Wife of Dodgers Owner McCourt Says Postnuptial Agreement Isn't Valid
The postnuptial agreement that Frank McCourt says makes the Los Angeles Dodgers his sole property isn’t legally valid, a lawyer for his estranged wife said at the end of a divorce trial over ownership of the team.
Jamie McCourt, 56, was never advised about the rights she had and was giving up under California law with the 2004 marital property agreement signed by the couple after Frank McCourt, 57, bought the Dodgers, Dennis Wasser, an attorney for Jamie McCourt said today in Los Angeles Superior Court.
“It is undisputed there was no full disclosure of all material facts,” Wasser said in his closing argument. This “prevented Jamie McCourt from protecting her interests and seeking separate counsel.”
The lawyers who advised the McCourts on the agreement testified during the trial that they weren’t experts on California family law and they couldn’t have advised Jamie McCourt on what the agreement meant under the state’s laws, Wasser said.
California Superior Court Judge Scott M. Gordon will rule on the validity of the postnuptial after the non-jury trial. The judge, after closing arguments finished today, gave both sides two weeks to submit proposed statements of decision. Gordon said he would then issue a tentative ruling and hold a hearing to consider objections.
Boston to California
The couple, which moved to California from Boston after buying the Major League Baseball team, failed to reach a settlement during a mediation hearing Sept. 24. Their lawyers have said through a court spokesman that they may seek mediation again at a later date.
Frank McCourt claims his wife sought the 2004 agreement because she wanted to shield assets in her name from liabilities he assumed to buy the Dodgers.
Sorrell Trope, an attorney for Frank McCourt, said in his closing statement that the McCourts couldn’t have crafted an agreement that would have protected the assets in Jamie McCourt’s name against her husband’s business creditors under California community property law and at same time preserved her claims to his assets under Massachusetts equitable distribution law in a divorce.
“It would have been a fraud on creditors” to have a division of property that would treat the separate assets differently for creditor protection than for marital dissolution, Trope said. “You can’t have it both ways.”
Wasser questioned the credibility of the Boston lawyer for the McCourts, Larry Silverstein, who testified that he explained the postnuptial agreement to them when they signed it on March 31, 2004. Wasser said Silverstein has hardly any recollection of a “shocking” error he made in preparing the agreement.
Silverstein included contradictory exhibits to different copies of the agreement, one that included the Dodgers as Frank McCourt’s separate property and one that excluded the team from his separate assets. Silverstein hasn’t been able to recall in detail how he created the two inconsistent versions and how he fixed them to resolve the inconsistency, Wasser said.
“Does he have a bad memory, your honor, or is he making up the story as he goes along?” Wasser said. “But he remembers explaining the marital property agreement to Jamie McCourt in half an hour. It’s not credible.”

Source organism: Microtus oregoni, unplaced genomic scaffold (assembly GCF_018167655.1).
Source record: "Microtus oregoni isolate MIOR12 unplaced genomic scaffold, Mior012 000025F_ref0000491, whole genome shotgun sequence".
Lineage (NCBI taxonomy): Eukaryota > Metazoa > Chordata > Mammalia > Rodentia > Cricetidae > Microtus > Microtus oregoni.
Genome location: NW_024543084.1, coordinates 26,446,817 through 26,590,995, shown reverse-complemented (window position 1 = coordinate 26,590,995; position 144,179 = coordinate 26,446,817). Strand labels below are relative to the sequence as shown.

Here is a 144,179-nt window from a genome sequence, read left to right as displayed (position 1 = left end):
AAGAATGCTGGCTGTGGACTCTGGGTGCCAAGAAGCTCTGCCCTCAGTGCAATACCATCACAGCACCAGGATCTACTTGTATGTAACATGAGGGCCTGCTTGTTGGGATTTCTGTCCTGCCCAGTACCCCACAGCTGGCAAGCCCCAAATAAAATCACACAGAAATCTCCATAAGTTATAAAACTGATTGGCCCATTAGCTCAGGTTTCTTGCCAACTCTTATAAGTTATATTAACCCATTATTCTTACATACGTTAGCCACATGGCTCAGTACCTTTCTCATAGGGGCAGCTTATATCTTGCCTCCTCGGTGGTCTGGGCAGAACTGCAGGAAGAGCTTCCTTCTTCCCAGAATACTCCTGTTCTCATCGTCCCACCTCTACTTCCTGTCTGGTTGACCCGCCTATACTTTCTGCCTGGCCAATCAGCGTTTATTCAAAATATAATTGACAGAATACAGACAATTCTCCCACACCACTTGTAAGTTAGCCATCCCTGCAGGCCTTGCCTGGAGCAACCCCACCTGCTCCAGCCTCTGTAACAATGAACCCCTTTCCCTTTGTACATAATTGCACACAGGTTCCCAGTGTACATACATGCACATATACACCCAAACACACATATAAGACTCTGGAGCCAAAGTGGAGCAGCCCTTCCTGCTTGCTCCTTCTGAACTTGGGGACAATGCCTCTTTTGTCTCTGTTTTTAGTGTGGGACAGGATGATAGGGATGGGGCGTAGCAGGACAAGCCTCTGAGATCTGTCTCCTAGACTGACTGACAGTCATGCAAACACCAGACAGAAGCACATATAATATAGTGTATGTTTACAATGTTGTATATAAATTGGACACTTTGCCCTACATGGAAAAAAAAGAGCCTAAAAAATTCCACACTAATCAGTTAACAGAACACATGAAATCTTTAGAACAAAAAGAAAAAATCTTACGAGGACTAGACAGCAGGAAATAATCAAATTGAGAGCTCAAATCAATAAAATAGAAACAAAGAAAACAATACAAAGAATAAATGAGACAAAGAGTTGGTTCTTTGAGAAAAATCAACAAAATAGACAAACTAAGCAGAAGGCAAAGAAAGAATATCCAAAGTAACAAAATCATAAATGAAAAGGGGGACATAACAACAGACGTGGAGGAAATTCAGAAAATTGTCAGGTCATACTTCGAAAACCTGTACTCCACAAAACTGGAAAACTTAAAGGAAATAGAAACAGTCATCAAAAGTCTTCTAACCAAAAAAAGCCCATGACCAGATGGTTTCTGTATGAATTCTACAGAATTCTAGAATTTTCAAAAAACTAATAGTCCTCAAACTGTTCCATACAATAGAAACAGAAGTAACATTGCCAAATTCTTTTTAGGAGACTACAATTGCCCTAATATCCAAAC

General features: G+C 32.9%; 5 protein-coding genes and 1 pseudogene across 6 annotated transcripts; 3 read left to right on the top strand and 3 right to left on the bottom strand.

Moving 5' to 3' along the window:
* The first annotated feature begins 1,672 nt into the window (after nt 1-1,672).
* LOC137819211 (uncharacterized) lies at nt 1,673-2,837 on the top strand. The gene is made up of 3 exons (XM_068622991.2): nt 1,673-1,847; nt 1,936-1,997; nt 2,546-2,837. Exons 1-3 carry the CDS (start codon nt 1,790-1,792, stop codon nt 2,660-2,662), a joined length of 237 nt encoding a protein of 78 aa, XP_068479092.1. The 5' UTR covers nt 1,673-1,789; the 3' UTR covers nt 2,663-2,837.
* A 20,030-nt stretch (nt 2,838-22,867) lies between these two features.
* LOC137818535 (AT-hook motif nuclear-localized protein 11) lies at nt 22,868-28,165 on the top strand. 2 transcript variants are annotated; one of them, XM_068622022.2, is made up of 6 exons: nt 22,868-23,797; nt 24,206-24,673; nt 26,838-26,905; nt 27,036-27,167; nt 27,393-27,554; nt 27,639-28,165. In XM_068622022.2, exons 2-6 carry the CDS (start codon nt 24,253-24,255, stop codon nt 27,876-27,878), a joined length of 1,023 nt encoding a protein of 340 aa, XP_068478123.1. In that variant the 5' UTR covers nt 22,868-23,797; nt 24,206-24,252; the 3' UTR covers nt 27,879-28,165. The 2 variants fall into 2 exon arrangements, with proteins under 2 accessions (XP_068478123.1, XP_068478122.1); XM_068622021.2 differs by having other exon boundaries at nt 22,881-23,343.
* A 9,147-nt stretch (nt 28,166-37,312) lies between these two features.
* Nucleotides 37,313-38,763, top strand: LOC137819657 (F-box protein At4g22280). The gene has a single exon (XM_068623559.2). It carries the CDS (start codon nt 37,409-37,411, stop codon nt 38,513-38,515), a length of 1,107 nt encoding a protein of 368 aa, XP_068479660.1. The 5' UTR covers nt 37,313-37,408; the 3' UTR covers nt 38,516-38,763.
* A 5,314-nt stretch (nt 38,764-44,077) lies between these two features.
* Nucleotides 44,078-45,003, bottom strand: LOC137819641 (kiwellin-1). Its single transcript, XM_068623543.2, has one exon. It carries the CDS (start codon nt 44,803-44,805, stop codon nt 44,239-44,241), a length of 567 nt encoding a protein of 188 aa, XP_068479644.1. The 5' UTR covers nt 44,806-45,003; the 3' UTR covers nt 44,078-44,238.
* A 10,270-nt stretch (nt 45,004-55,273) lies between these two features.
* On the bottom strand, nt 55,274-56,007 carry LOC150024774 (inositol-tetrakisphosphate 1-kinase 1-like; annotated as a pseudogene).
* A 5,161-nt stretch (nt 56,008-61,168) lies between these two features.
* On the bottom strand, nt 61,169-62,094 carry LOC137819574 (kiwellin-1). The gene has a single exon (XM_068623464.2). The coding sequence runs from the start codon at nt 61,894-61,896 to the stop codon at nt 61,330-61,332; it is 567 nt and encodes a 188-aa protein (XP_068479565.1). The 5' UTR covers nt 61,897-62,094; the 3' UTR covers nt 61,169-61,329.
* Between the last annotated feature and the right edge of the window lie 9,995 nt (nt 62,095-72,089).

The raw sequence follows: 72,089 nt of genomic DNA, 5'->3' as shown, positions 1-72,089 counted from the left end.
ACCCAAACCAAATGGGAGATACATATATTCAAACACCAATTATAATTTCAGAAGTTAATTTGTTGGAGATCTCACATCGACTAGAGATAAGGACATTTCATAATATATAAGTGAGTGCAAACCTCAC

Wasser said that, because two versions of the postnuptial agreement were signed that contradict each other on a key point, “there was no meeting of the minds” and the judge should rule that the couple never entered into a contract.
Frank McCourt received an unfair advantage with the postnuptial agreement because he received 85 percent of the couple’s assets, which under California law requires him to prove that his wife was not under “undue influence” when she agreed to it, according to Wasser.
Frank McCourt can’t prove the absence of undue influence because the lawyers who helped the couple were representing only his interests, Wasser said. The same Boston lawyer who advised on the marital agreement represented Frank McCourt, and not Jamie McCourt, in the Dodgers acquisition and his firm has done other work for the team since then, Wasser said.
“Frank had a lawyer and Jamie did not,” Wasser said. “She was lulled into believing she had her own lawyer.”
Trope said Jamie McCourt wasn’t credible when she testified during the trial that she didn’t understand the agreement. Jamie McCourt was a practicing family law attorney before she started to work for her husband’s real estate development company and she has a business degree from the Massachusetts Institute of Technology.
Fired by Husband
Jamie McCourt filed for divorce Oct. 27, six days after her husband fired her as chief executive officer of the baseball team. Frank McCourt accused her of insubordination and of “inappropriate behavior with regard to a direct subordinate.”
Lawyers for Jamie McCourt said last year that her relationship with that employee started after the marriage had fallen apart. The McCourts had been married for 30 years.
The $421 million acquisition of the Dodgers from Fox Entertainment Group Inc. closed on Feb. 13, 2004. The team is now worth about $727 million, according to Forbes. Jamie McCourt testified this month that it was “preposterous” that she knowingly would have given up her rights to the Dodgers in a divorce.
The case is McCourt v. McCourt, BD514309, Los Angeles County Superior Court (Los Angeles).
To contact the editor responsible for this story: David E. Rovella at email@example.com.